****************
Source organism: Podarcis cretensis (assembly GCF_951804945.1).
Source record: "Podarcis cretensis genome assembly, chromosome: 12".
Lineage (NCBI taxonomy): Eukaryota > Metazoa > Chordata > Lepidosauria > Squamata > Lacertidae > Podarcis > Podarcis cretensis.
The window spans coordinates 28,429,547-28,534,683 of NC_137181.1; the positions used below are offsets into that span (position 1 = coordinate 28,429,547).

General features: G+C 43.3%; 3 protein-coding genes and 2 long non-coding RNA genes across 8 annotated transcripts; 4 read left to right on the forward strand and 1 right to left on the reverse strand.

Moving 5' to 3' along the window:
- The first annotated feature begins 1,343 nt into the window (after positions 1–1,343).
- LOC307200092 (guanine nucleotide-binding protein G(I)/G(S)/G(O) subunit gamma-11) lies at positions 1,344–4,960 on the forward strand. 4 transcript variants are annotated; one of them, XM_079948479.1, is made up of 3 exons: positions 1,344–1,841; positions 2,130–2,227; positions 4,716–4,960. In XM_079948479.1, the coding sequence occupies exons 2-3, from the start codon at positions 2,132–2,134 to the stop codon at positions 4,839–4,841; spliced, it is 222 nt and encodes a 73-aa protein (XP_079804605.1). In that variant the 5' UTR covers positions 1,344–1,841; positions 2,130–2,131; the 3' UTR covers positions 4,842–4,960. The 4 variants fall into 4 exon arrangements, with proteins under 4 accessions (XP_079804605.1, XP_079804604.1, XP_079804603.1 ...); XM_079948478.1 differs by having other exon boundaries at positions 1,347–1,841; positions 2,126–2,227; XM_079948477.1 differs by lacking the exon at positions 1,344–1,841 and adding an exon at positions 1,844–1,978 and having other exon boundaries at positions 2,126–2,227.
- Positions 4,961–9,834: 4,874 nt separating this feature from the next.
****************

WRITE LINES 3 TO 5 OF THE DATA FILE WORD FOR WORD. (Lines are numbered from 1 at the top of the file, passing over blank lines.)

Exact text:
Lineage (NCBI taxonomy): Eukaryota > Metazoa > Chordata > Lepidosauria > Squamata > Lacertidae > Podarcis > Podarcis cretensis.
The window spans coordinates 28,429,547-28,534,683 of NC_137181.1; the positions used below are offsets into that span (position 1 = coordinate 28,429,547).

General features: G+C 43.3%; 3 protein-coding genes and 2 long non-coding RNA genes across 8 annotated transcripts; 4 read left to right on the forward strand and 1 right to left on the reverse strand.